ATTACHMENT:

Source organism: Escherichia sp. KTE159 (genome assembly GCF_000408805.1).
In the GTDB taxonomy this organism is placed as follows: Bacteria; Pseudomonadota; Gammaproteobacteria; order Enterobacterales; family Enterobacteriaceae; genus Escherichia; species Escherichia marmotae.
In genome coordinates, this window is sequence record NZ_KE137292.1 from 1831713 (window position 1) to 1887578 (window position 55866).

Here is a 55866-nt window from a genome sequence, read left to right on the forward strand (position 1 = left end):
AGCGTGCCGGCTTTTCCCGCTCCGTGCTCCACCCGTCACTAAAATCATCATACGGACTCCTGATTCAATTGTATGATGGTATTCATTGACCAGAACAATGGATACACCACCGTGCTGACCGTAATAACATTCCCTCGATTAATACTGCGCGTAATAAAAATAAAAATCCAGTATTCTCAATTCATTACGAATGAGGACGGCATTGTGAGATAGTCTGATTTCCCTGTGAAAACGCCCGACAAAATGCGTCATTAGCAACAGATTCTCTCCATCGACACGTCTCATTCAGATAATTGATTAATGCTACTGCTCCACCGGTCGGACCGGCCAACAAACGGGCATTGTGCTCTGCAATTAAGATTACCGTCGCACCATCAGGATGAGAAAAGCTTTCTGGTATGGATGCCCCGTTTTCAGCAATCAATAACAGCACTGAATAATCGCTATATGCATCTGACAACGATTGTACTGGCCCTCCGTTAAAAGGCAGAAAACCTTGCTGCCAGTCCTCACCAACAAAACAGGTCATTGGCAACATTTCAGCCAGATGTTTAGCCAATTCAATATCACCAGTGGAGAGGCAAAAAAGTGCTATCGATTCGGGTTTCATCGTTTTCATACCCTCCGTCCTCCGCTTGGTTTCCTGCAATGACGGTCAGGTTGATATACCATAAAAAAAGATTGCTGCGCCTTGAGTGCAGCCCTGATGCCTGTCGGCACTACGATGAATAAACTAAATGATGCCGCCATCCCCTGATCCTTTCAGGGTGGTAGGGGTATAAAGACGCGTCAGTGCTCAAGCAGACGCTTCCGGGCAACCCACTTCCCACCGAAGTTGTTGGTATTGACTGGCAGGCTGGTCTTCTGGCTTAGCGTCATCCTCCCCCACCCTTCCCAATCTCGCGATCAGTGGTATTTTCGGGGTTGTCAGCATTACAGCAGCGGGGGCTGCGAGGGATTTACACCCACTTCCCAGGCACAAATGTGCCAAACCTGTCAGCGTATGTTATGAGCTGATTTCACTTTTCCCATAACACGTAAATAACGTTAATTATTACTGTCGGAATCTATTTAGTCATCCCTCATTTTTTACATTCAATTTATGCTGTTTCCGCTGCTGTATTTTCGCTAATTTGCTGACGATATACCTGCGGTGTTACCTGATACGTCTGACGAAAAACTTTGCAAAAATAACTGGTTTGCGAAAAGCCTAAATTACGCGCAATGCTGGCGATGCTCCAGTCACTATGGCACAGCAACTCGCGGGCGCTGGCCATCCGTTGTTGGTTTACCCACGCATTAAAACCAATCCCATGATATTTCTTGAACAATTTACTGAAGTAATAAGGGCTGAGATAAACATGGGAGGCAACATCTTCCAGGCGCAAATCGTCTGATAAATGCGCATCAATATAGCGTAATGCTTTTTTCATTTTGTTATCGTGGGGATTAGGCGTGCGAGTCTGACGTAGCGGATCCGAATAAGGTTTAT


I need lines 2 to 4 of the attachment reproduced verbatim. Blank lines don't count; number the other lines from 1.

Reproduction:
In the GTDB taxonomy this organism is placed as follows: Bacteria; Pseudomonadota; Gammaproteobacteria; order Enterobacterales; family Enterobacteriaceae; genus Escherichia; species Escherichia marmotae.
In genome coordinates, this window is sequence record NZ_KE137292.1 from 1831713 (window position 1) to 1887578 (window position 55866).

Here is a 55866-nt window from a genome sequence, read left to right on the forward strand (position 1 = left end):